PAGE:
World Anti-Counterfeiting Day: Joining forces in the fight against falsified medicines

Counterfeit (a.k.a.) fake medicines represent a threat to patients’ health and safety. They are not subject to the rigorous evaluation of quality, safety and efficacy that is required as part of EU authorisation procedure. They contain insufficient quantities, the wrong or no pharmaceutical ingredient at all. At “best”, they don’t work. In the worst cases, they can harm or even kill patients.

Over the last months, while the world was fighting against the COVID-19 pandemic, health authorities across the world reported a rise in fake medicines. Often, when demand for basic medical equipment and treatments increases exponentially, unfortunately, there is someone looking to make a quick buck by ‘meeting’ that demand with counterfeit medicines.

Their reasons are simple: it’s hugely profitable, the risk of detection is low, the risk of prosecution is even lower and the penalties are weak. But the impact on patients can be terrible. From face masks, gloves, hand sanitizers to over the counter medicines like paracetamol and specialized drugs like antibiotics and painkillers the counterfeiters are turning a profit from the COVID-19 crisis. More information can be found in the recently published OECD report ‘Trade in Counterfeit Pharmaceutical Products’ available here.

There has never been a more important time to stress the need for patients and consumers at large to only buy their medicines from legitimate, trusted sources. In fact, given the current pandemic outbreak and the problems posed by the confinement measures, more and more Europeans are turning to the internet and home deliveries to meet (some of) their basic necessities. There is a significant risk that, when it comes to medicines, that citizens might turn to questionable online suppliers. To help, the EU has introduced a common logo for legally operating online pharmacies and retailers in EU countries as one of the measures to fight against falsified medicines. The logo vouches for the authenticity of the websites and guarantees the safety of the products. The list of registered online medicines retailers can be found here.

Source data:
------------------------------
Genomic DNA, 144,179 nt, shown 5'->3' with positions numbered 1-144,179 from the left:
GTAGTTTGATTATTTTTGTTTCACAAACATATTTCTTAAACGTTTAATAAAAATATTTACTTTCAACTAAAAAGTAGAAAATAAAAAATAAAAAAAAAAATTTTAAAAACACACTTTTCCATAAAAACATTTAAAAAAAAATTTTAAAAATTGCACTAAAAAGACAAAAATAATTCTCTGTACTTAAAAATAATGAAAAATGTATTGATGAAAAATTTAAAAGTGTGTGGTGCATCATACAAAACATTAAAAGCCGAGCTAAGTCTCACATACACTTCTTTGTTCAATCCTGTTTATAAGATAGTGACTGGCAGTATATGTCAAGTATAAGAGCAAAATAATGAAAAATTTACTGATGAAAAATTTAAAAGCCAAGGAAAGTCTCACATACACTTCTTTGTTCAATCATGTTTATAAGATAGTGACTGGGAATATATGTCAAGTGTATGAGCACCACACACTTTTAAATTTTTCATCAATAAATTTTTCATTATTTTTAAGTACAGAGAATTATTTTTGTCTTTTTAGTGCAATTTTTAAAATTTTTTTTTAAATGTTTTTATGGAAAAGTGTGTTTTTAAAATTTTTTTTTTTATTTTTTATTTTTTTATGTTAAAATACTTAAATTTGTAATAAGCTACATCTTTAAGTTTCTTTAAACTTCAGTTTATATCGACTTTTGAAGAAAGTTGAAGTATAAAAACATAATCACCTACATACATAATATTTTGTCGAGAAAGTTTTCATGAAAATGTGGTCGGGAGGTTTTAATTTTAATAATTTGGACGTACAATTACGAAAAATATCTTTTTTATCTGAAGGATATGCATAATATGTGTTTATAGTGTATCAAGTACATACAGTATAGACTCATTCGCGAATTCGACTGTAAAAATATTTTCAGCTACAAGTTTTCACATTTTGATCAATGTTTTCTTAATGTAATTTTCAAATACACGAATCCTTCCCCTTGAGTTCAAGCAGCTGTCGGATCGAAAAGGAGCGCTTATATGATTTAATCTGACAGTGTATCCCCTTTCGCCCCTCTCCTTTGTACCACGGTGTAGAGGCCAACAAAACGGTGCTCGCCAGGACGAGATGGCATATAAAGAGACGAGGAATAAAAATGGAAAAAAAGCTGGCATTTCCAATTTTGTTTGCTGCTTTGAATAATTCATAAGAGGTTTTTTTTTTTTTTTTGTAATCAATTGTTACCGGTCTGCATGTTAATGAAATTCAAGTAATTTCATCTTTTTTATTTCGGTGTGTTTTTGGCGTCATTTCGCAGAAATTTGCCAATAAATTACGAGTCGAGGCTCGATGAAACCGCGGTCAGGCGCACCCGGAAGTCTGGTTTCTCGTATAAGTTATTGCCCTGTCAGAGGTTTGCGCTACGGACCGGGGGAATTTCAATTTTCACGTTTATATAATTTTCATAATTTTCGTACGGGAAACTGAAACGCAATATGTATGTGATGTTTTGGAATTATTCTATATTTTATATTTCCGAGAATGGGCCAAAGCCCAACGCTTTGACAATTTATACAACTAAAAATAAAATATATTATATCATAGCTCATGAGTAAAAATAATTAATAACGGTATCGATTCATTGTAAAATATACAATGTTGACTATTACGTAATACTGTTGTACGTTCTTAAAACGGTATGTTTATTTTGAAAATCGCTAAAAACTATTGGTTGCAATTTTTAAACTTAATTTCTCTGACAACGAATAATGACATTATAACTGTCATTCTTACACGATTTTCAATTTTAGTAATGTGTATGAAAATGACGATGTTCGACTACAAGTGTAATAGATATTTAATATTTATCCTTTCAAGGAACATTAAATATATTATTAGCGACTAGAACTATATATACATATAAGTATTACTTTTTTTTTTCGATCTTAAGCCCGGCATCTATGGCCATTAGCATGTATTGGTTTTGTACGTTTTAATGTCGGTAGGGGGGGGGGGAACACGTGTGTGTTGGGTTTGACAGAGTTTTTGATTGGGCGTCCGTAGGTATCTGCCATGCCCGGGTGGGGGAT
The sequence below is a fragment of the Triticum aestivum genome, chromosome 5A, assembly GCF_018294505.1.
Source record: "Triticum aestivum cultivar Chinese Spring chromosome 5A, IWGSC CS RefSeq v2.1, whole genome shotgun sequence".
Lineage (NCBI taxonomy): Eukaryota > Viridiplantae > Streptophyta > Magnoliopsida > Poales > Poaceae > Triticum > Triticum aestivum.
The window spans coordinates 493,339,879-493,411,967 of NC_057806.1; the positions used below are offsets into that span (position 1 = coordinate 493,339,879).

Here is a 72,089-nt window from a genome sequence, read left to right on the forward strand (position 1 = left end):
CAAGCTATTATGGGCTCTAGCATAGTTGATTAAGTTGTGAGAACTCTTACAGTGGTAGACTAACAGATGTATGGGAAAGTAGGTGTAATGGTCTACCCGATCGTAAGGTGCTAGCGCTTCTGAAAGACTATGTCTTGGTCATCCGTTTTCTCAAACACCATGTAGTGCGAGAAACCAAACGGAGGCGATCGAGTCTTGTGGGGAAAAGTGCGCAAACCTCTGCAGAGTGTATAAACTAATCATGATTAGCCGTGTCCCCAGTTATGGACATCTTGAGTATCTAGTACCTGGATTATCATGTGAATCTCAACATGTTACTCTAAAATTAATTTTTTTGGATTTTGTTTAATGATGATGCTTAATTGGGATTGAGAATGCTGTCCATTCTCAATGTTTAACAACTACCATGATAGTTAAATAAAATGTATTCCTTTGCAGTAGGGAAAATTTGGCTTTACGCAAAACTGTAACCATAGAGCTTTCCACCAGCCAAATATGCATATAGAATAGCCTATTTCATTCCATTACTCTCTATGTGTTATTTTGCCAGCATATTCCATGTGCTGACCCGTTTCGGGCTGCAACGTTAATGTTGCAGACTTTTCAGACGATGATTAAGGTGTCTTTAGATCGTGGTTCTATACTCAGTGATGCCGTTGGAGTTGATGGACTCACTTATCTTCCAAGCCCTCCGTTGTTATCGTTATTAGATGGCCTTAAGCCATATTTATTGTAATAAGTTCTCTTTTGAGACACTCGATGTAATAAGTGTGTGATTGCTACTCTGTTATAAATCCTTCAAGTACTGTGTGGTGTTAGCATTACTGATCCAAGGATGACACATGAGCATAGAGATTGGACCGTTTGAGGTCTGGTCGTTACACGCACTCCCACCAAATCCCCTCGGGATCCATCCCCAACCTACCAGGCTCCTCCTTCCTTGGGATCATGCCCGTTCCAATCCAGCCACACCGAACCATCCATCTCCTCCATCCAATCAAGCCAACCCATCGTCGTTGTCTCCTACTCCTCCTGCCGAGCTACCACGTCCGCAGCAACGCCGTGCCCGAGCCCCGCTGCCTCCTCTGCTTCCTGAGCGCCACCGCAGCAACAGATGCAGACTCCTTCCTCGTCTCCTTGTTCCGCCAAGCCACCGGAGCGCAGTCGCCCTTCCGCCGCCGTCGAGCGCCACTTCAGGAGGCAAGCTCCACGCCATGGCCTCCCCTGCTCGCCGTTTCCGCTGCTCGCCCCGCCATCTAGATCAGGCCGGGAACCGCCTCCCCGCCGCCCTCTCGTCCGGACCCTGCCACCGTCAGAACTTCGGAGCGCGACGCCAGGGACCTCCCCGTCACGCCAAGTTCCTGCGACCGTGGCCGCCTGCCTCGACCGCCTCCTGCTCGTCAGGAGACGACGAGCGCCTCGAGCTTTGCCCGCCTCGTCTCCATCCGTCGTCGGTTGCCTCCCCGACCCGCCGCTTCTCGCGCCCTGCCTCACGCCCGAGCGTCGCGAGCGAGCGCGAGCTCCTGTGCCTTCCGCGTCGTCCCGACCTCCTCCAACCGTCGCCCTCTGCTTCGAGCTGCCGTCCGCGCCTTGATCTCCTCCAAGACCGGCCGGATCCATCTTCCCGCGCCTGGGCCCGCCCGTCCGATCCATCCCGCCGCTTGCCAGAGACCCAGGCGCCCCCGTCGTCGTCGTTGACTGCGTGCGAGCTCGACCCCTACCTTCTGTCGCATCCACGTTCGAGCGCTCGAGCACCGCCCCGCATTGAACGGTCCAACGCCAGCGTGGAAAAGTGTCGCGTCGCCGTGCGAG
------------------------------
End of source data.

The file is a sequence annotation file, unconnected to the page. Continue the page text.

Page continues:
One of the other important measures set up in collaboration with manufacturers of medicines, supply chain operators and pharmacies is the European Falsified Medicines Directive 2011/62/EU to identify and eliminate the presence of counterfeit medicines throughout Europe. The safety of medicines should always be a priority, not least in a pandemic. Patients need to be able to trust that the medicines they take are of high quality, safe and effective. In times like these, a strong and robust regulatory system makes sure this is what happens. Pharmaceutical manufacturers and regulatory authorities are working around the clock to make sure that medicines are delivered to patients across Europe when they are needed. When delivering those medicines, it is crucially important that no falsified medicines penetrate the supply chain. In the EU, the European Falsified Medicines Directive 2011/62/EU makes sure that happens, by imposing additional requirements on manufacturers and supply chain operators up to and including pharmacies. Now is the time to double down on our efforts and make sure of its proper implementation.

Together we are committed to promoting access to safe and efficacious medicines, raising awareness about the dangers of counterfeit medicines, and combating unsafe medicines.

Nathalie Moll

Nathalie Moll joined the European Federation of Pharmaceutical Industries and Associations (EFPIA) as Director...
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